We could all use a little help processing the life changing reality of a serious diagnosis.
When I think back to the day I received a diagnosis of Crohn’s disease, there are a few memories that stick out in my mind.
The doctor handing me medication without really explaining what it was.
Googling Crohn’s disease in my sedated, half-awake state, because I really knew nothing about the disease.
Mostly, I remember the feeling of relief. The doctors had found what was wrong with me and now I was going to fix it.
I am sure my doctor didn’t deliberately make me think that my inflammatory bowel disease (IBD) was a short-term problem, but no time was spent explaining what my life would be like with the condition.
Because of this, I spent much of the year after my diagnosis in denial that my disease was a chronic, long-term problem. I felt I could “fix it” if I just did enough research.
I felt as if I just needed to get better and life would be back to normal.
I know now that I was going through a kind of grief. I wasn’t mourning the loss of a loved one or the end of a relationship, but the grief was still real.
I was being forced to say goodbye to the way my life used to be and my perceptions of a “healthy” body. Like with any grief, denial is only stage one.
After I realized that my illness wasn’t going anywhere, I became angry (stage two!). I noticed myself constantly asking, “why me?’”
I was angry at friends who complained about needing to lose weight or those who could eat and drink whatever they wanted. I was angry at my body for feeling faulty and broken. And I was angry at the doctors who misdiagnosed me in the years leading up to my IBD diagnosis.
It took years of living with Crohn’s disease until I felt I finally arrived at the final stage: acceptance. While some people might reach this place quicker, it was only through therapy that I could finally accept life with my illness and stop fighting it.
It’s been 7 years since my diagnosis, and for the last 3 of those, I’ve been seeing a therapist regularly. It’s been invaluable for me, and I believe that everyone with IBD should be offered counseling as part of their treatment plan.
I think therapy is useful however long you’ve had IBD, but it’s particularly vital in the early stages of a diagnosis.
The adjustment to a completely new life can be overwhelming — whether that’s talking to your employer, navigating socialization, or learning to love your body again.
Acknowledging this and referring patients for support should be built into post-diagnosis appointments.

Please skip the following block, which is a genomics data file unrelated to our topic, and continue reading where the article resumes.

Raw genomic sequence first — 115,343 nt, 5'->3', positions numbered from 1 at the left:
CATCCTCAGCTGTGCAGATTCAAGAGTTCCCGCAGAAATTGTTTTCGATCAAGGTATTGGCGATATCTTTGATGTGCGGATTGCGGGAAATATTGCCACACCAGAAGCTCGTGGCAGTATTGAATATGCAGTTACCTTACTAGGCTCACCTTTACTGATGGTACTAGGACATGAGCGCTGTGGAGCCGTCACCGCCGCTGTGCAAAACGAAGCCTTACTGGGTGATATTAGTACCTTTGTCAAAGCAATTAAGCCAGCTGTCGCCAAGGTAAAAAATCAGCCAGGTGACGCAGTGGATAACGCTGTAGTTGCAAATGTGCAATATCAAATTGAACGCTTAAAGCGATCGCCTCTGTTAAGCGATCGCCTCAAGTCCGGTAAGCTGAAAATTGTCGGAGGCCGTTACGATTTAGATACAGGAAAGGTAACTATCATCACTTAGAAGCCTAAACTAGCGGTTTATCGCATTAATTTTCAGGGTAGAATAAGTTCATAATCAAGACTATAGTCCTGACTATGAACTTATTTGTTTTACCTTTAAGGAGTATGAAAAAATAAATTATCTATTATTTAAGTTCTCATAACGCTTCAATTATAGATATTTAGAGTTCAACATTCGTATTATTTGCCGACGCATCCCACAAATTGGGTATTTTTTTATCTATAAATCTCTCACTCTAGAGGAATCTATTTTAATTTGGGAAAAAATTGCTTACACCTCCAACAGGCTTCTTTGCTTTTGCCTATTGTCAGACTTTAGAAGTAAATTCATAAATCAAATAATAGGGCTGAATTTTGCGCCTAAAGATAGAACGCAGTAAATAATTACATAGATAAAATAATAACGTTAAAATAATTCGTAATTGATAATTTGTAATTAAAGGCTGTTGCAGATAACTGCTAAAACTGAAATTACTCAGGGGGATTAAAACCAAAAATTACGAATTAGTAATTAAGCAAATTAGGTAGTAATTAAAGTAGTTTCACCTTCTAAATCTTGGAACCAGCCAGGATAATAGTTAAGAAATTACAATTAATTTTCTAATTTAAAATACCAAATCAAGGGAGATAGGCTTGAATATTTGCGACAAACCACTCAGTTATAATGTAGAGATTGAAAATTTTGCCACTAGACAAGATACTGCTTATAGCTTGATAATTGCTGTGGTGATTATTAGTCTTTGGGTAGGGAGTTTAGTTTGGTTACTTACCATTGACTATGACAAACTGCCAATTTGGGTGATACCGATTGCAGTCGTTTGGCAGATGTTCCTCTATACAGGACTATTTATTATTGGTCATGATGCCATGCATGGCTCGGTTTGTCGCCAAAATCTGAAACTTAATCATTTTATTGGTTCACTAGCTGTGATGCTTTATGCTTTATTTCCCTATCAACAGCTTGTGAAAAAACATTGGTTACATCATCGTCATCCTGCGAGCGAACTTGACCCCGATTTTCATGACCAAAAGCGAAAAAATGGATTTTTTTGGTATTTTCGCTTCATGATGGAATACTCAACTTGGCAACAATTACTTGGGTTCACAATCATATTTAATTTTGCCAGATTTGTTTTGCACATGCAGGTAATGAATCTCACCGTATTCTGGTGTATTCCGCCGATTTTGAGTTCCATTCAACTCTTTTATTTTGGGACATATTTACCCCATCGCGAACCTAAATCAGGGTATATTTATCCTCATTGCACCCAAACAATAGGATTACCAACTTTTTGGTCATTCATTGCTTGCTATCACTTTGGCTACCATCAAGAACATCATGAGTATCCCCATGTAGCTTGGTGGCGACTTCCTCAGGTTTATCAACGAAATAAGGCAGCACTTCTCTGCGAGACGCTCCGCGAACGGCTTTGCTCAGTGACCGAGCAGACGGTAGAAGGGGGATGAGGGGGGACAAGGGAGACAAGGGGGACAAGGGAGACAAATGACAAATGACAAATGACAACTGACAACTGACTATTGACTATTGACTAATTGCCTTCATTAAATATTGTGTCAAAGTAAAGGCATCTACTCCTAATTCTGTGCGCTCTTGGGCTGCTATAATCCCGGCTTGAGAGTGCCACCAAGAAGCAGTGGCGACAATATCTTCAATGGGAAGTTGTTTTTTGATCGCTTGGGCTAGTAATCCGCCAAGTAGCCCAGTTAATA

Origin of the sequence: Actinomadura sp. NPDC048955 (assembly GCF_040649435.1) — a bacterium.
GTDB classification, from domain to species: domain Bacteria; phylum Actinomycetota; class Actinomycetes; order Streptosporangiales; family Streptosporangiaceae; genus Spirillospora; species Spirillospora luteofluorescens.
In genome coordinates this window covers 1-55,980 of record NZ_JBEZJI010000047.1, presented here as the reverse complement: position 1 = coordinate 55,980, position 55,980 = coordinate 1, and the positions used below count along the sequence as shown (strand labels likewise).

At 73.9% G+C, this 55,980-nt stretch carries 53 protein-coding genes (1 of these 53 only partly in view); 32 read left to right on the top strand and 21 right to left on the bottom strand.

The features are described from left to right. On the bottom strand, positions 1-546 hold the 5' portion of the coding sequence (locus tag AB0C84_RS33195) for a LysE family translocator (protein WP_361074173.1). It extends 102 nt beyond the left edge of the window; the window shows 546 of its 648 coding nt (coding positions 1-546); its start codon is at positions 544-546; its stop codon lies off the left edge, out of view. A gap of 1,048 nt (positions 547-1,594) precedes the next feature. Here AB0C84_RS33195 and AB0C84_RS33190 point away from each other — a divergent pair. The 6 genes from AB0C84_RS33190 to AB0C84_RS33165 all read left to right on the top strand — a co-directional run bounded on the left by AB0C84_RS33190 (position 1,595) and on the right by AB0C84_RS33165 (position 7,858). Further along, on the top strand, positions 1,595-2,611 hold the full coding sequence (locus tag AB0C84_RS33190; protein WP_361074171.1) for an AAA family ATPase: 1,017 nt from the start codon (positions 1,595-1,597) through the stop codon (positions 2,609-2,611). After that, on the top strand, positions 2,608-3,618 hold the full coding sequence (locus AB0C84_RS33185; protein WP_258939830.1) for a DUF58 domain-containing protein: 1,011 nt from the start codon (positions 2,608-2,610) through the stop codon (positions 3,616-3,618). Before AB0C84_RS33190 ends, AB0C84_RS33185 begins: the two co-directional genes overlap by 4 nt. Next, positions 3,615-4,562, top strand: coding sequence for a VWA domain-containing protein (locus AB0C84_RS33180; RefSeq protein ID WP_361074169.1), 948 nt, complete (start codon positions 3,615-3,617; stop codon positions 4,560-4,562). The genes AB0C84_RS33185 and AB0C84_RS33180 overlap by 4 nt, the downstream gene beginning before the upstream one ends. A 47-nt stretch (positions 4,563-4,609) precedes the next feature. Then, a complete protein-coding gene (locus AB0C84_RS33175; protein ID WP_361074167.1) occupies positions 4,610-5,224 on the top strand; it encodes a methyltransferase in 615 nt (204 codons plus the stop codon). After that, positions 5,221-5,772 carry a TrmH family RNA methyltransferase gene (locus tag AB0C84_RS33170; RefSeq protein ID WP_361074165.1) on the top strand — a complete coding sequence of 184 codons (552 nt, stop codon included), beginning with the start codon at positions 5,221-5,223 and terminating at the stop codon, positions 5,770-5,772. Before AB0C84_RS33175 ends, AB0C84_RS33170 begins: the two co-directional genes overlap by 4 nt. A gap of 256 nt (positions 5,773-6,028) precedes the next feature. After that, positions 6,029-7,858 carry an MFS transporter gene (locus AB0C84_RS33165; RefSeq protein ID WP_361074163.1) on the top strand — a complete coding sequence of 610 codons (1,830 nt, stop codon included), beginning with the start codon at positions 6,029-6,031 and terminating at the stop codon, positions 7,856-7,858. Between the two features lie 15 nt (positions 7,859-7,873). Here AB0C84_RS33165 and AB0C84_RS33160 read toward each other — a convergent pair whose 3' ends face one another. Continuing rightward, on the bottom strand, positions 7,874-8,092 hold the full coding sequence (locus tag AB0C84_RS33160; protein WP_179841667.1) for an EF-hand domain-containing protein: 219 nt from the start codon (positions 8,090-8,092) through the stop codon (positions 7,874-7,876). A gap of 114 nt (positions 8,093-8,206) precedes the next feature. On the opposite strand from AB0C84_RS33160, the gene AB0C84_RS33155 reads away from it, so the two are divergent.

While not all patients might feel they want or need counseling initially, knowing the option is there can still be reassuring.
A 2019 study of young people with IBD found that 55 percent had elevated symptoms of anxiety and depression. These conditions may also be present even if IBD is in remission. There’s also a relationship between IBD and post-traumatic stress.
Our doctors might prescribe a vitamin D supplement if we’re more at risk of nutritional deficiencies or refer us to a dietician to support our nutrition, so why not be more aware that IBD patients are at risk of mental health issues and treat this too?
Not only should treatment be offered, but mental health should be part of the conversation.
Every time I visit my doctor, I am asked about pain, fatigue, and bowel movements, but I’ve never been asked about my mood or anxiety.
Although therapy was really useful for me, it’s important to note that some people might find it difficult to open up and talk to a professional.
However, therapy doesn’t have to involve talking about your diagnosis at length, it can also teach patients coping strategies that they can apply when dealing with flare-ups or stress.
I learned cognitive behavioral therapy strategies that I still use today.
Research shows that stress can induce IBD flare-ups, so a preemptive attitude toward helping people better cope with stress would not only help their mental health but their physical health, too.
Finding a support network can be really difficult with IBD.
It’s assumed we may talk about our condition with friends and family, but it can sometimes be hard to open up to them. Unfortunately, in my experience, not everybody is empathetic.
Therapy gives us someone to talk to who won’t dismiss us and will take us seriously.
Although I think therapy after a diagnosis is really important, IBD really is a roller coaster.
People might develop new symptoms, take different medications, or opt for surgical interventions. All of these can impact our mental health.
In my case, a fistula surgery a few years after being diagnosed with IBD affected my self-esteem and caused anxiety.
The fact that IBD can change rapidly also means we feel a lack of control, which can be really hard to accept. Therapy can provide us with strategies for feeling more in control of our condition or help us accept that we simply cannot control our bodies sometimes.
It’s clear that IBD is closely tied to our mental health and that therapy is one way to help people come to terms with their condition.
If you’re concerned about your mental health, don’t be afraid to reach out to your medical team and ask if they can refer you for some support. There are also mental health professionals that specialize in health psychology, behavioral medicine, or working with people with IBD.
The following resources can help you get started:
The simple process of talking to somebody about how you’re feeling can help so much.
Article originally appeared on March 24, 2021 on Bezzy’s sister site, Healthline. Last medically reviewed on March 22, 2021.
Medically reviewed on March 24, 2021
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